Accelerated Fuel Pump Clicking
6/10/2020 To see more info regarding bleeding, please review the Engine section in this tech wiki. Thx, Stu
I recently changed both the filter and the pump, and had a similar experience. My uneducated guess is you may have a bit of air in the line. There is a bleeder valve on the engine ... once I got the air out it worked fine. If it persists, look at all the connections leading to the pump, including the filter housing for air leaks... Good luck! (K2/ Stormalong)
We were told by the diesel seminar people that this chatter was normal as it initially pumped. It's been initially doing it since day one 9 years ago. No idea why it does it. (AdriennAnn C34 NAIAD (#1020) LI NY)
wow i got the same thing yesterday, and just asked the yard about it. they said it was ok, just pumping fuel in. but last year it was the slow steady clicking, not fast. yard said to give it a little throttle before starting which i will try( they just put brake on the throttle cable, maybe that changed things?) (Ekko1@aol.com)
The high speed chatter on my fuel pump can not be considered normal operation as some of you have recommended. In as much as my boat is 9 years old and i just completed a 1600 mile cruise down the ICW this chatter noise was never present before. The ticking would increase slightly during starting, but now i have a loud on-going chatter sound. B. Mueller Karista 1012
Mine did same thing until fuel system vented well. Open bypass valve to vent to tank. Then reclose. Jeff Salty Dog C34 #1102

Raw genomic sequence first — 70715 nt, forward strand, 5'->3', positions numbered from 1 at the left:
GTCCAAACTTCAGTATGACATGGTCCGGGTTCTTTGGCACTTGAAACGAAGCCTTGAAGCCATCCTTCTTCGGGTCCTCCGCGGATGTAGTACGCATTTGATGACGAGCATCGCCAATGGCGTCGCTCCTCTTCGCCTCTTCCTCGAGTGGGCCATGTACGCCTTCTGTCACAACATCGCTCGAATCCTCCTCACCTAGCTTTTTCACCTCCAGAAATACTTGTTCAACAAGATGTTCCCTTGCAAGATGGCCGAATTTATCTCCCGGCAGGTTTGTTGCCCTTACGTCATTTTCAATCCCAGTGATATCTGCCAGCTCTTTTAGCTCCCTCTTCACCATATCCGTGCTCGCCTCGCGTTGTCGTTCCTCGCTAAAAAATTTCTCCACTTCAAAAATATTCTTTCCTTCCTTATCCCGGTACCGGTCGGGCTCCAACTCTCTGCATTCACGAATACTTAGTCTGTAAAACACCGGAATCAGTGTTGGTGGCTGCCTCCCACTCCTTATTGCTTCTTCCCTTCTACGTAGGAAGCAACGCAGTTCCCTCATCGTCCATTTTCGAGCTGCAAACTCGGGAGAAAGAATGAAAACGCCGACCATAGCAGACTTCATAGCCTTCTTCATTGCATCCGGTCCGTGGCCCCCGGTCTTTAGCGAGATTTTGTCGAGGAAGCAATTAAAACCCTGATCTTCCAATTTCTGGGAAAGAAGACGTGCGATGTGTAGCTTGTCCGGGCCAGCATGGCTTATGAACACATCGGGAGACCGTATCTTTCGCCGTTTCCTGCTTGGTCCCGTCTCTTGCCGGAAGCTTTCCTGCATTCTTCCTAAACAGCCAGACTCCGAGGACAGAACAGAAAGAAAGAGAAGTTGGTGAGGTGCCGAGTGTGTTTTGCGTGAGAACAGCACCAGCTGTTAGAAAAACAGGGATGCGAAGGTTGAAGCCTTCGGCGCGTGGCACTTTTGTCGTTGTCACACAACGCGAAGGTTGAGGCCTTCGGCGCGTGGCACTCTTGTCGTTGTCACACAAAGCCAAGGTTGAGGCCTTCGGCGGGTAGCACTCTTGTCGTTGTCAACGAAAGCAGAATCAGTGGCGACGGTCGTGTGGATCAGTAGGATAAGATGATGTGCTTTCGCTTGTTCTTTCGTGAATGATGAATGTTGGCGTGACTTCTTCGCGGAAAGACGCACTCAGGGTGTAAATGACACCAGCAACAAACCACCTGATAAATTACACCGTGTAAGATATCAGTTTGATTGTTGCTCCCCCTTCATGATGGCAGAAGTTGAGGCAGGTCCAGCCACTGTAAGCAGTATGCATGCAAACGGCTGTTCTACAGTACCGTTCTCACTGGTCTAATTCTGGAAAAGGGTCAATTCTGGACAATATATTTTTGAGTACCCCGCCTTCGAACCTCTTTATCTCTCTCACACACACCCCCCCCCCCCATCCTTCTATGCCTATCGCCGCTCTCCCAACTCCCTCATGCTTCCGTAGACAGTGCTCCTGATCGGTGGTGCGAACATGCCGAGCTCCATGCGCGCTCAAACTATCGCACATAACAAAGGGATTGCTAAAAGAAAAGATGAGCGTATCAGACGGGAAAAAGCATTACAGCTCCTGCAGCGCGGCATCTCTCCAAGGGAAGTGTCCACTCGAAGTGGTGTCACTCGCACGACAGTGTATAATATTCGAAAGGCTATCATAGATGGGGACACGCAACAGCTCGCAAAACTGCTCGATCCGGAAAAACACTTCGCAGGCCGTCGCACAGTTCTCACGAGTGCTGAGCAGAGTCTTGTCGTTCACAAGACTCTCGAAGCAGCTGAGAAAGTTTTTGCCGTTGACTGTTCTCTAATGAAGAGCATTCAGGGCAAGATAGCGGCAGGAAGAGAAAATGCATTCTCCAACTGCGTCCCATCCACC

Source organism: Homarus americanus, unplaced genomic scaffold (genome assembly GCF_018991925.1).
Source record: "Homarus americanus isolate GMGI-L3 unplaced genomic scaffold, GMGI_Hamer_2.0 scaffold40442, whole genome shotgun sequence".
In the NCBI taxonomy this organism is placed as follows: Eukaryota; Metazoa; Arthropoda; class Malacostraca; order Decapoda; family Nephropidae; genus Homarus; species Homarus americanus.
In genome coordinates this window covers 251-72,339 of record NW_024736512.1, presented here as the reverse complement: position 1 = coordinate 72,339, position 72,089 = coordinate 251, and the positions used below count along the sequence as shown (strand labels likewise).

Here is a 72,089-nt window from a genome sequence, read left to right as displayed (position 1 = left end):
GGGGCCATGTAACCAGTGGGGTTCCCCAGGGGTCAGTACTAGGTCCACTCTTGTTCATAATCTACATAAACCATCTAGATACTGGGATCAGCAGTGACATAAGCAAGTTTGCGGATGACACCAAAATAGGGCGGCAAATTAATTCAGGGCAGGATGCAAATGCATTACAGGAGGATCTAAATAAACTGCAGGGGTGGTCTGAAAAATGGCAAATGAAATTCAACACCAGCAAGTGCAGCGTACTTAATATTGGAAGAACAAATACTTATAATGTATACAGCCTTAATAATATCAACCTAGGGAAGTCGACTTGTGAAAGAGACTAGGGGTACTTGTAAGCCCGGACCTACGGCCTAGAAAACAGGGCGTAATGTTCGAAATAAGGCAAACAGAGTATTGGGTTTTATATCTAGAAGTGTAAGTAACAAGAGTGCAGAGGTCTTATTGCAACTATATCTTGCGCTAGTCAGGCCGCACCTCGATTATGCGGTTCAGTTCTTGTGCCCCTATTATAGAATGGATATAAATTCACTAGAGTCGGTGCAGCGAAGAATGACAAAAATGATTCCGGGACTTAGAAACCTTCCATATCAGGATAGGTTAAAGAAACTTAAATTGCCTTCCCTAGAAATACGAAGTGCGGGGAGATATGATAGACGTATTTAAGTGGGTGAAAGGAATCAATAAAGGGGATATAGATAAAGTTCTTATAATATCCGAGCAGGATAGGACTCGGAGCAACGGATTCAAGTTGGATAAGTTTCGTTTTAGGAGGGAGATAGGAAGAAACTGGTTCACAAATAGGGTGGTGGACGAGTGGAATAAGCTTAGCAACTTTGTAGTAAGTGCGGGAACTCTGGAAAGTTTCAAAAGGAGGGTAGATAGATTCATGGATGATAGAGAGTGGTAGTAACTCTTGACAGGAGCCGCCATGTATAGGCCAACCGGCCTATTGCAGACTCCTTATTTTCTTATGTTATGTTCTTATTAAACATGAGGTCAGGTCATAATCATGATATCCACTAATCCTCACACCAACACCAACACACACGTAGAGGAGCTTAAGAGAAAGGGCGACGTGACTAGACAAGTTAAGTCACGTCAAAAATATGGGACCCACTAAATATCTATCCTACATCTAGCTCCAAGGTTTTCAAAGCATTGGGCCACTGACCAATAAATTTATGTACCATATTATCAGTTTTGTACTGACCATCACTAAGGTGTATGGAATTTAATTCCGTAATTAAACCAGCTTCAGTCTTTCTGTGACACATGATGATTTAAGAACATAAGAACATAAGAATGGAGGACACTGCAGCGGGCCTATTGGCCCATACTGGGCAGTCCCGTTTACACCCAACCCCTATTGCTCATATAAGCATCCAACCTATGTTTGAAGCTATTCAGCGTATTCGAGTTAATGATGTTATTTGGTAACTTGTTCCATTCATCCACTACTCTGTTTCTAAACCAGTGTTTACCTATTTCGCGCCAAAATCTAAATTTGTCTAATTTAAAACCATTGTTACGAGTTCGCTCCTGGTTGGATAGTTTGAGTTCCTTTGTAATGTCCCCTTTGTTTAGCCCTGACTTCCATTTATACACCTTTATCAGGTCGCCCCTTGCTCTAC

Each "click" is one cycle of the fuel pump. The pump stops running when sufficient pressure has been built up in the downstream fuel line. It is "normal" when first starting to have rapid clicks to build up any pressure that has been lost from the system as the engine was shut down. During operation, as fuel is injected into the engine, there will be a steady slow click for fuel makeup -- the "speed" of the clicks depends on the current fuel consumption of the engine. However, if the fuel pump continues to click rapidly then I would suspect one of three conditions:
- You have a leak in the fuel system -- some leaks can be internal so may not be seen outside the engine.
- Air trapped somewhere in the system.
- Your pump diaphram has a tear.
Since you just changed your Racor filter, I would suspect that it isn't installed correctly or you let too much air into the system that hasn't been evacuated. If the fuel pump can suck in air at the filter, it might continue to run because it is slightly air bound, but not air-bound enough to shut down the engine. I'd take the new filter off and reinstall it, and then go through the system bleed procedure. Pete
I addition to the already mentioned possible causes of the fuel pump chatter, please consider that the fuel bypass valve may be partially open allowing fuel to pump back to the tank. This would reduce pressure and cause the pump to run faster than usual. Paul Law, Avalon #912
As you can see from the replies that you've seen to date, there can be a number of causes for the fuel pump pulsing very rapidly. Normal pulsing should be about one pulse every two seconds without the engine running. As one of your replies mentioned, an open bleed valve could be the cause. As I've written in a number of Mainsheet articles, you could also have a clogged fuel screen pick up tube in the fuel tank and the pump is trying to suck fuel through a clogged strainer. If this anomaly just started after you changed the Racor filter, it sounds as though the Racor filter may not be seated properly and you are getting an air leak; or you did not completely get all of the air out of the new Racor filter. I'd recommend you reseat your Racor filter to ensure that the flat gasket at the top and the O ring at the bottom are completely seated. Then I would repurge the system using the bleed valve until you can completely close the bleed valve without the engine running and hear the rhythmic tick every two seconds. Ron Hill, Apache #788